What is fatherlessness anyway? Fatherlessness is simply the absence of a father’s influence in the lives of their children. Fatherlessness ranges from mere absenteeism, neglect or ineptness to parent effectively. For example, it has been discovered that when a father leads the way spiritually that 93% of family members are likely to follow him, as opposed to only 17% of family members when a mother attempts to take the same spiritual role. This is a significant finding and confirms the role, authority and influence a father possesses over his family. Fathers in the Field, an organization dedicated to mentoring fatherless boys claims:
Some 24 million boys are growing up fatherless in America – Nearly a third of all American children are born to unmarried parents; the numbers are even higher among poor, minority populations – 40% among Hispanics, and 70% among African-Americans.”
As you can see fatherlessness is rapidly rising among Hispanics, and consuming the African-American community. Unless we get serious about this cultural epidemic, fatherlessness will continue to disrupt the family and devastate communities, perhaps even bring our culture to its demise. Dr. Leonard Sax, author of Boys Adrift notes:
Enduring cultures have strong bonds across the generations. In contemporary American culture, we’re seeing those bonds dissolve rapidly, in the span of a single lifetime.”
Dr. Sax is referring to the generational bonds between grandfathers, fathers and sons. This trend of generational disconnect in our society is showing significant signs of cultural decline. The following statistics from Fathers in the Field website should alarm you:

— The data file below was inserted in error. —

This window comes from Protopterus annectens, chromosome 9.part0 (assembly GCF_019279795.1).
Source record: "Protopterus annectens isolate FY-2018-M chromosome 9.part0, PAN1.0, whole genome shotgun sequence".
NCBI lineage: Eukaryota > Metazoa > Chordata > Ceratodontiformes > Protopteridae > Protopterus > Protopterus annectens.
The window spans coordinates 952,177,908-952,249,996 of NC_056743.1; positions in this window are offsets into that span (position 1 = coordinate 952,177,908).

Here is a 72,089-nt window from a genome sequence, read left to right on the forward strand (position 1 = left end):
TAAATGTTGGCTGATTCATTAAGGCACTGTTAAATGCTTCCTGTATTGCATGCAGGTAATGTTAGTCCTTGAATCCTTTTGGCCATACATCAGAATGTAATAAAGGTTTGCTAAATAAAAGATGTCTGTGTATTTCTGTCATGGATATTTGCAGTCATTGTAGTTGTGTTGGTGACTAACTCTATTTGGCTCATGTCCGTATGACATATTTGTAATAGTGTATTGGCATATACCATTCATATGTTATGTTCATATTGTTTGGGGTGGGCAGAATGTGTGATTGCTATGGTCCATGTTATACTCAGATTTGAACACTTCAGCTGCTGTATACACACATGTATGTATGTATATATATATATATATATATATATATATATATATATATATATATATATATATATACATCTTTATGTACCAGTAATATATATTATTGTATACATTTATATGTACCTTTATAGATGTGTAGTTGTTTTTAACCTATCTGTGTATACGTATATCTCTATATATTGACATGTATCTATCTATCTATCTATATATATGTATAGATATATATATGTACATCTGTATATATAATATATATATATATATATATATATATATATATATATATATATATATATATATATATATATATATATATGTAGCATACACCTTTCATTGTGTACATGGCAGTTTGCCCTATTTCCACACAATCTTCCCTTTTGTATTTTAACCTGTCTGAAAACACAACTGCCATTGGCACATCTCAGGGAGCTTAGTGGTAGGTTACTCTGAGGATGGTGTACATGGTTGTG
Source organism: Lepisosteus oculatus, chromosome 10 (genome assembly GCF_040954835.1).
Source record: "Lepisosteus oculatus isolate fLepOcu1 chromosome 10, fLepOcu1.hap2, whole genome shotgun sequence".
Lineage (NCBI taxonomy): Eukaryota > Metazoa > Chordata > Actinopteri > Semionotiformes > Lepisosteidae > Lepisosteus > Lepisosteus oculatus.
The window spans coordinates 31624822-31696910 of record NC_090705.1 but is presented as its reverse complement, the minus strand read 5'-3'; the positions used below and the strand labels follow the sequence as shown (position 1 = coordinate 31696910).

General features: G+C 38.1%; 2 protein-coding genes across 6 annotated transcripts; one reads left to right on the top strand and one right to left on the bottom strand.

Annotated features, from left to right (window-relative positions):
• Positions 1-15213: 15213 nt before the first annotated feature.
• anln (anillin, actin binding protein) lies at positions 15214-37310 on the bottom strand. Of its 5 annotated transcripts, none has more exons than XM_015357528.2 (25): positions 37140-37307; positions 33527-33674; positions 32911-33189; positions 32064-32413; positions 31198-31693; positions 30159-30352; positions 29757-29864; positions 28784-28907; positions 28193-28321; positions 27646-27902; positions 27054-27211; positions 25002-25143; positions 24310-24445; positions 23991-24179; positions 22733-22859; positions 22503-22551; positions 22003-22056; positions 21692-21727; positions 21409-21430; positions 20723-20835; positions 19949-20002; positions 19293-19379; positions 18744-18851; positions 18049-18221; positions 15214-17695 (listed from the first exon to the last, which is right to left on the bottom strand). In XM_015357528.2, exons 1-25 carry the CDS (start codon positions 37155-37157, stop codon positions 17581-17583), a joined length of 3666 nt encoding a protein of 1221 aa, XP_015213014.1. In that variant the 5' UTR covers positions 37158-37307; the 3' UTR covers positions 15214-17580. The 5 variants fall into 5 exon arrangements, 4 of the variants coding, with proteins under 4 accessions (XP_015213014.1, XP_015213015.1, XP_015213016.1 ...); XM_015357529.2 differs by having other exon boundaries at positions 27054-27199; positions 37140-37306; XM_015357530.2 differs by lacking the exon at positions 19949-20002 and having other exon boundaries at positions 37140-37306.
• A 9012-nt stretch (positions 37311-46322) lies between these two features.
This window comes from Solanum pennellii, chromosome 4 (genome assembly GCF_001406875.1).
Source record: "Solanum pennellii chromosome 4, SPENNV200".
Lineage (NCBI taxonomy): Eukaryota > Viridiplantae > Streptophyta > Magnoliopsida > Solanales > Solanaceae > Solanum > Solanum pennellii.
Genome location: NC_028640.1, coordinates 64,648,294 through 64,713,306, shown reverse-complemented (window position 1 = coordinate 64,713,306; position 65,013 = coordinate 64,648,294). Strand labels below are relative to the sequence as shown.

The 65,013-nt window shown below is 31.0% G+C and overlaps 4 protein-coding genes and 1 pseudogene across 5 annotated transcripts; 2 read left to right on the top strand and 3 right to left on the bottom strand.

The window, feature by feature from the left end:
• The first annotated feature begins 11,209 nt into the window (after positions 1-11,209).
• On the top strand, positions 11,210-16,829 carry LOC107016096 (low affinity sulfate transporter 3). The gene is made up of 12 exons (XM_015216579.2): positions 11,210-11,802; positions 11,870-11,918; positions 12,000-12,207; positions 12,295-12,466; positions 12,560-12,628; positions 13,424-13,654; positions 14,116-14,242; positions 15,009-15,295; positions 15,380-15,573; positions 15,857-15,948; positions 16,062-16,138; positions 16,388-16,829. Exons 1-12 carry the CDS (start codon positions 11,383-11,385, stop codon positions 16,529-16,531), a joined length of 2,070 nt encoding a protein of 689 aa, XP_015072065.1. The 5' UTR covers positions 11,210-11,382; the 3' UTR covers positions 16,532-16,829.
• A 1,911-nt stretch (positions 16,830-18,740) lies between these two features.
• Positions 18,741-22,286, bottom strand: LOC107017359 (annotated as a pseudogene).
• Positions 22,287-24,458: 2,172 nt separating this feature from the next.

1. Fatherless children commit 72% of adolescent murders.
2. 70% of juveniles in reform institutions are fatherless.
3. 67% of state prison inmates come from fatherless homes.
4. 60% of rapists come from fatherless homes.
5. 30% more likely to abuse drugs and alcohol.
6. Fatherless children are twice as likely to drop out of school.
7. And, 11 times more likely to exhibit violent behavior at school.
It is for these reasons and other unseen factors that we should pay more attention to the fatherlessness issue in our society, but just how do we begin to address this epidemic? Dr. Sax provides the following insight:
To become a man, a boy must see a man. But that man doesn’t have to be his father. In fact, ideally, it shouldn’t be only his father. Even if your son has a strong father or father figure in his life, he also needs a community of men who together can provide him with the varied models of what productive adult men do.”